Sounds Hectic, you seem pretty motivated.
"There's times you have to be in the studio but I always think that your time out of the studio is just as important as your time in the studio because being out of the studio is when you're getting inspired. After this album and I get these movies finished I'm taking like a month off. Then you can sit down, catch up on films, catch up on current music. Once you've had that time off then you're ready to go back in again and create something."
So what's pricking your ears at the moment. What are you listening to?
"I've been doing the soundtrack for this Cherry Bomb movie which is probably about eighty percent other people's music so I've been doing alot of licensing for that. There's the new Fuck Buttons album which I really love. Andrew Weatherall just sent me a load of new stuff that he's done. His new stuff is amazing, really fucking strong. The production's really tight, he just constantly keeps it fresh."
Can you see yourself collaborating with a band again in the same vein as The Free Association?
"We're going to make a new Free Association album this year or maybe next year. We made that album in a month and we said well we made that in a month so maybe if we sat down and actually thought about it, the songs and the production and spent a bit more time on it we could make something that was really good."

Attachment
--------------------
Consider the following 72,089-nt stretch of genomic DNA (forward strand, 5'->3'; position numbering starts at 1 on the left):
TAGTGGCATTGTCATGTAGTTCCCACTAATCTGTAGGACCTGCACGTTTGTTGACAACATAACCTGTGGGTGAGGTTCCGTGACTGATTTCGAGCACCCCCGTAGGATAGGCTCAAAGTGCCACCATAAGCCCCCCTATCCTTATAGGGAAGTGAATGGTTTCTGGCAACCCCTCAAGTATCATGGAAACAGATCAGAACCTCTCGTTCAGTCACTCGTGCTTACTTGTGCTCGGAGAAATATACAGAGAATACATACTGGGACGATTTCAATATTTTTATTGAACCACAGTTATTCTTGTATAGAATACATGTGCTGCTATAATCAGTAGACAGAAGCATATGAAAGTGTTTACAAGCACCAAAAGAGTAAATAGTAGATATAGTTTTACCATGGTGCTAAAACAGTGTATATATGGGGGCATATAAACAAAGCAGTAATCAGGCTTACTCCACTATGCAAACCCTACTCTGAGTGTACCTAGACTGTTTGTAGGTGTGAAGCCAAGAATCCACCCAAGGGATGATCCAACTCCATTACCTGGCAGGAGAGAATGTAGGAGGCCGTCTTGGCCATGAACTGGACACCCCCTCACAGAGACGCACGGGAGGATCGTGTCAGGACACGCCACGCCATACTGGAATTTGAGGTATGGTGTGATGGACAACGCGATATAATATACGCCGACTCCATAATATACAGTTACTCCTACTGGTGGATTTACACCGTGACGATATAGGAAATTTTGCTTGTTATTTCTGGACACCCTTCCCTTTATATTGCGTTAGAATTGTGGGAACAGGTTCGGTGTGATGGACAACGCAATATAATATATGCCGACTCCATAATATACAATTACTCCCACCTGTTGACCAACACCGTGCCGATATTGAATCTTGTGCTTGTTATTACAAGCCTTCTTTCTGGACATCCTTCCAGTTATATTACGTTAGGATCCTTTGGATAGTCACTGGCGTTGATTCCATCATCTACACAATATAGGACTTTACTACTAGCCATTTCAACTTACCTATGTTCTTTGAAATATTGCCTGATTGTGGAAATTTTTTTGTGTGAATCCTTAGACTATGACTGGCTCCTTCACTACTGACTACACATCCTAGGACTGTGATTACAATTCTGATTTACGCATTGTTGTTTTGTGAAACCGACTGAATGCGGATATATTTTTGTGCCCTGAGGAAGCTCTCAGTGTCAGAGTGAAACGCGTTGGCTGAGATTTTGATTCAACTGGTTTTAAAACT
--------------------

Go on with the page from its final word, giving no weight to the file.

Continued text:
That's good news. Is it scary that you'd have to tour the whole thing again?
"I will never do that. They could, I wouldn't. I just don't find it that productive. Just playing the same fucking music every night gets to you after a while."
**I take it there's not much chance of you touring this album then?
It'd translate well I think.
"You could tour this album very easily but I didn't start singing to start a live band. I did it to get things off my chest, and that's very obvious in the lyrics."
Indeed it is. The Holy Pictures is a personal album that manages to deal with it's themes of loss without becoming trapped or bogged down in with the weight of it all. It's a frequently uplifting album in fact, a multi-faceted thing that doesn't keep still long enough to be tagged, much like the man. And with that we wrap it up, whilst a dog barks down the other end of the phone...